pay and allowances.
Where will the Children Live?
A question that often arises for either the parent with whom the children
reside primarily (custodial parent) or the parent with whom the children havescheduled visitation (non-custodial parent) is what happens if they are deployed and unable
to take advantage of the time awarded to them in a divorce.
If their children are not residing with them on deployment and are instead
in Texas, the service member may ask that the court name a temporary custodial
parent until the service member returns home.
By the same token, if the parent with
visitation rights finds him or herself in a similar situation where their military commitments
interfere with their visitation schedule they too can name a temporary
party to use their visitation time until their time of service ends.
The court will assess the particular situation of the parties and assign
temporary custodial rights accordingly. In many situations, one parent
is able to stay behind in the United States while the other parent is
abroad. Most courts will show preference to giving the active duty parent’s
time to the other parent unless it is shown that it is not in the children’s
best interests to do so.
Serving one’s country is one of the most honorable aspects to being
a citizen of the United States. The sacrifices inherent in doing so are
no more apparent than when a marital discord leads to the beginnings of
a divorce. In order to maintain peace of mind and to give themselves the
best opportunity to retain as much of their estate as possible and to
maximize their time with their children, members of our armed forces need
competent and effective representation.
The attorneys with the Law Office of Bryan Fagan not only have a great
deal of respect for members of the military but also know how their personal
situations differ from those of the general public. We would encourage
any military member with questions about a divorce to contact our office
today for a free consultation in order to learn more about their rights.
If you want to know more about what you can do,
CLICK the button below to get your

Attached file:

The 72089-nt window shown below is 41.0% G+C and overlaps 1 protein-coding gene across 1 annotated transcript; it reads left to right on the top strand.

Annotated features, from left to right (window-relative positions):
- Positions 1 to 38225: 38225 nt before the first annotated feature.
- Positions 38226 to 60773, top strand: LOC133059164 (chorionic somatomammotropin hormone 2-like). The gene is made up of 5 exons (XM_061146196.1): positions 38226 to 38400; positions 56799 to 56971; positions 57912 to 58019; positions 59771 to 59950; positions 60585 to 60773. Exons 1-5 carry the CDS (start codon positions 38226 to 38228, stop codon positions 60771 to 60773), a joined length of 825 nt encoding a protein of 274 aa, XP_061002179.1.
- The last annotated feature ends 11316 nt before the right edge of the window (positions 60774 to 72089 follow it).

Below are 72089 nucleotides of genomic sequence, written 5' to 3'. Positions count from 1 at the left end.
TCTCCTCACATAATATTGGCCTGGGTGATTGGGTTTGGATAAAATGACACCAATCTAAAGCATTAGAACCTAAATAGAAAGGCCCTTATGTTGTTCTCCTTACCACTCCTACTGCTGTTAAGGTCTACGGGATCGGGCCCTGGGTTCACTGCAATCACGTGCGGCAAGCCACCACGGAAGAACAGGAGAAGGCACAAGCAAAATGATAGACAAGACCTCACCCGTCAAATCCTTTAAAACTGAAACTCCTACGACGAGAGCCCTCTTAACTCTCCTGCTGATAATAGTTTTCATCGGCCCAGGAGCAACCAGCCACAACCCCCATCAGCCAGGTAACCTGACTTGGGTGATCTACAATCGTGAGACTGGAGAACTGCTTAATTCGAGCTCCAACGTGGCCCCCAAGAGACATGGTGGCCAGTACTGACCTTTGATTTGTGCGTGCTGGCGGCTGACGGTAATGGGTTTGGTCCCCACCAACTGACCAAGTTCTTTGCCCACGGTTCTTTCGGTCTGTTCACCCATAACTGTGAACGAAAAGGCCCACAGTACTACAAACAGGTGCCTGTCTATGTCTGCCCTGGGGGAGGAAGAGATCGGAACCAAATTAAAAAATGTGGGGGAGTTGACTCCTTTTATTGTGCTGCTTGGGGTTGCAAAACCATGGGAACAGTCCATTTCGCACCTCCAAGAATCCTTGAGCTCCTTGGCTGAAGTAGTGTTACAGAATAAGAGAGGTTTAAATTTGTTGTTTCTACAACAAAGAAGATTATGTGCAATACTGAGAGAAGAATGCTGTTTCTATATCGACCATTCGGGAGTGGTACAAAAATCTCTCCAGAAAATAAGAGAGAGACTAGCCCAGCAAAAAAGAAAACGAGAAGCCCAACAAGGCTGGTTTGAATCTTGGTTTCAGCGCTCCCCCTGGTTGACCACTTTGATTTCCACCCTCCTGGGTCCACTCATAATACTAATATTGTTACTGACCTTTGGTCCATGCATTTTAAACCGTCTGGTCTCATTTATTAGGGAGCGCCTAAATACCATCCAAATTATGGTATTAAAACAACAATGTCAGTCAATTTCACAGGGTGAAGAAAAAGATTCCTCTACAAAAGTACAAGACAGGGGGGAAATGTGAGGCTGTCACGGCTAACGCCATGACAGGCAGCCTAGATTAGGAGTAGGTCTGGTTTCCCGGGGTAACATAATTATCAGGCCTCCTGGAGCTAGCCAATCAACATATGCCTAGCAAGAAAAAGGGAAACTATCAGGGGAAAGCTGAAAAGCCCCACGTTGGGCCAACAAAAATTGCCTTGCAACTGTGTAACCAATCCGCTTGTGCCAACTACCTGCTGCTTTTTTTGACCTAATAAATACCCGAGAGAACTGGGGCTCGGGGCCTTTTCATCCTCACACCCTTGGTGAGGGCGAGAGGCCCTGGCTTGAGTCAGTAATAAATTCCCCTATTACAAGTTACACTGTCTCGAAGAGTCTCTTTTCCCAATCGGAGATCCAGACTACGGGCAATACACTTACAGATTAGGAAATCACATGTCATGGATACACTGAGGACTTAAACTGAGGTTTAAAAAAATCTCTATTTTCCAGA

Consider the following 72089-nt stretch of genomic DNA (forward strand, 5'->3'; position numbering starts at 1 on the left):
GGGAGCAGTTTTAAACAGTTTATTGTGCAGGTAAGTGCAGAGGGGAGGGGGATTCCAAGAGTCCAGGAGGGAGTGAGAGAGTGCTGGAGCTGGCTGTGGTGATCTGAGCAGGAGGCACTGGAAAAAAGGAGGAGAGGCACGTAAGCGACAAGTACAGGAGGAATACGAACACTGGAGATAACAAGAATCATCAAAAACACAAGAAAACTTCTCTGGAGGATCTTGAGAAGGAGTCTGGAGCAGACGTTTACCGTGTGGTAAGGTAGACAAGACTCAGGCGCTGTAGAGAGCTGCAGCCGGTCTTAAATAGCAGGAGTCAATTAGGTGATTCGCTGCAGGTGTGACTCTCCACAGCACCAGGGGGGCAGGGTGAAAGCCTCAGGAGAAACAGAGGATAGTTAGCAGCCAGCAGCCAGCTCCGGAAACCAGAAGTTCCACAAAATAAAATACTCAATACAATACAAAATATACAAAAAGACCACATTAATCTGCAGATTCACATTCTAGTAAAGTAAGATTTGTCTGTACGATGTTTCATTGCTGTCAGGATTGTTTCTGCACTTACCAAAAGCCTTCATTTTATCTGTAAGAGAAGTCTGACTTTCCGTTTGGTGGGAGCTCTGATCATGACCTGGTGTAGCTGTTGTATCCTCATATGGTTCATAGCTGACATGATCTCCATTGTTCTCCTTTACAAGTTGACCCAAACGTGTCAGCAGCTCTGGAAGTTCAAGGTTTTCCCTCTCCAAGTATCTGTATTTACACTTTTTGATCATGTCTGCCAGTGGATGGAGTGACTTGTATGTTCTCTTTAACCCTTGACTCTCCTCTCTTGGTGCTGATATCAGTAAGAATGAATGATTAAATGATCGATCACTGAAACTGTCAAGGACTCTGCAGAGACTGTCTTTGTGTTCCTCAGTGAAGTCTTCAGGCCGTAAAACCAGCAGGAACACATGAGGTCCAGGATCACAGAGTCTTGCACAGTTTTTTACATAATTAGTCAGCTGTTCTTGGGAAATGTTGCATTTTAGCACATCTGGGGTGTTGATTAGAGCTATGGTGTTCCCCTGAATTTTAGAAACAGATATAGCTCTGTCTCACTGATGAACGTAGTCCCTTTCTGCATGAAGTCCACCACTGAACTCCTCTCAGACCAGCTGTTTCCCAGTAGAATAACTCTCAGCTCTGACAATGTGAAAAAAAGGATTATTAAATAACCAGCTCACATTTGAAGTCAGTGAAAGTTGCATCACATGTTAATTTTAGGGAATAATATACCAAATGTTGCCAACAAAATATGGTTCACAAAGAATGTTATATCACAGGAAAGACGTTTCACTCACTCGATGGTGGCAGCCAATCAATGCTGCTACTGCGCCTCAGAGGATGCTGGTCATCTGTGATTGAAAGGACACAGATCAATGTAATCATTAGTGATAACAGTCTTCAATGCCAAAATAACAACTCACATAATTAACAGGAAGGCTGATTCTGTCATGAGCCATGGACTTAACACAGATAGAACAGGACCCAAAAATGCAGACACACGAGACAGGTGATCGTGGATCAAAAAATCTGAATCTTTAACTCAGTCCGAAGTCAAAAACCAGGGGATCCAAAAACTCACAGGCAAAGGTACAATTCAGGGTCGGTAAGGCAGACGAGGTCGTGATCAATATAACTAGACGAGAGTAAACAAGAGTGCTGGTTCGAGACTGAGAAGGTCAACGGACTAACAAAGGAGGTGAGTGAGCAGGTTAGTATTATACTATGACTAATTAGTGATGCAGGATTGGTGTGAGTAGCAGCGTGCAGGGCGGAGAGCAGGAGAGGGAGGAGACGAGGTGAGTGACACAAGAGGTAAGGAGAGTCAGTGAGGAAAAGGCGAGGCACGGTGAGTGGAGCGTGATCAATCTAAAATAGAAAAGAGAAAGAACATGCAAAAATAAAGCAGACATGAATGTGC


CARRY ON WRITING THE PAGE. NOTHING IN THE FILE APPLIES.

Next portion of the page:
“16 Steps to Help You Plan & Prepare for Your Texas Divorce”
Other Articles you may be interested in:
- Military Support Without a Court Order During a Divorce in Texas
- How to Divorce a Spouse in the Military
- Texas Divorce - Serving Military Personnel or their Spouse Worldwide
- Texas Statute Aids Military Personnel and Their Spouses in Filing for Divorce
- Roadmap of Basic Divorce Procedure in Texas
- How Can I Get My Spouse to Pay My Attorney's Fees in a Texas Divorce?
- How am I going to Pay for My Texas Divorce?
- Should I Hide Money from my Spouse to Get Ready for my Texas Divorce?
- 6 Mistakes that can Destroy Your Texas Divorce Case
- 6 things You Need to Know Before You File for Divorce in Texas
Law Office of Bryan Fagan | Spring Divorce Lawyers
The Law Office of Bryan Fagan routinely handles matters that affect children
and families. If you have questions regarding
divorce, it's important to speak with one of our
Spring, TX Divorce Lawyers right away to protect your rights.
divorce lawyers in Spring TX are skilled at listening to your goals during this trying process and
developing a strategy to meet those goals.
Contact Law Office of Bryan Fagan by calling (281) 810-9760 or submit your contact information in our online
form. The Law Office of Bryan Fagan handles
Divorce cases in Spring, Texas,
The Woodlands, the FM 1960 area, or surrounding areas, including
Fort Bend County and